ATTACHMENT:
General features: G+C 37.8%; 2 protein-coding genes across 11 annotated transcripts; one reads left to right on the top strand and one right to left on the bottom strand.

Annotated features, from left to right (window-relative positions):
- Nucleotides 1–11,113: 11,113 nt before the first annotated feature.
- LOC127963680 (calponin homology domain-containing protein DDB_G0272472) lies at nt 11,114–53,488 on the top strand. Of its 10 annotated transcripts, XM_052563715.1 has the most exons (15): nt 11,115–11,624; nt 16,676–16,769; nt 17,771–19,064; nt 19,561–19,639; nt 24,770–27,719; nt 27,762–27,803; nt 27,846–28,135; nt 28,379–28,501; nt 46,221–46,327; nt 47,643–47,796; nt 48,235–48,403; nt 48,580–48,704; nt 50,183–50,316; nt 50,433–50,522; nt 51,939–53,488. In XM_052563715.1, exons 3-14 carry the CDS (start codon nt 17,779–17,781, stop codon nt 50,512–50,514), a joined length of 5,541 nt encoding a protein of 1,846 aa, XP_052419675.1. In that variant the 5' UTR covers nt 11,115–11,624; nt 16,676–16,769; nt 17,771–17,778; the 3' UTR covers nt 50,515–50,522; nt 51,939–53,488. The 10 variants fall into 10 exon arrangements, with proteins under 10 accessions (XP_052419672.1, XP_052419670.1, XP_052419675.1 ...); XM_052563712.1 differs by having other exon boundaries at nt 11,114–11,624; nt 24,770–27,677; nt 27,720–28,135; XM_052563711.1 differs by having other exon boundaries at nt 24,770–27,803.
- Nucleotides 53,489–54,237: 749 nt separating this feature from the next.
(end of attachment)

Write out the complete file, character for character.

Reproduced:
General features: G+C 37.8%; 2 protein-coding genes across 11 annotated transcripts; one reads left to right on the top strand and one right to left on the bottom strand.

Annotated features, from left to right (window-relative positions):
- Nucleotides 1–11,113: 11,113 nt before the first annotated feature.
- LOC127963680 (calponin homology domain-containing protein DDB_G0272472) lies at nt 11,114–53,488 on the top strand. Of its 10 annotated transcripts, XM_052563715.1 has the most exons (15): nt 11,115–11,624; nt 16,676–16,769; nt 17,771–19,064; nt 19,561–19,639; nt 24,770–27,719; nt 27,762–27,803; nt 27,846–28,135; nt 28,379–28,501; nt 46,221–46,327; nt 47,643–47,796; nt 48,235–48,403; nt 48,580–48,704; nt 50,183–50,316; nt 50,433–50,522; nt 51,939–53,488. In XM_052563715.1, exons 3-14 carry the CDS (start codon nt 17,779–17,781, stop codon nt 50,512–50,514), a joined length of 5,541 nt encoding a protein of 1,846 aa, XP_052419675.1. In that variant the 5' UTR covers nt 11,115–11,624; nt 16,676–16,769; nt 17,771–17,778; the 3' UTR covers nt 50,515–50,522; nt 51,939–53,488. The 10 variants fall into 10 exon arrangements, with proteins under 10 accessions (XP_052419672.1, XP_052419670.1, XP_052419675.1 ...); XM_052563712.1 differs by having other exon boundaries at nt 11,114–11,624; nt 24,770–27,677; nt 27,720–28,135; XM_052563711.1 differs by having other exon boundaries at nt 24,770–27,803.
- Nucleotides 53,489–54,237: 749 nt separating this feature from the next.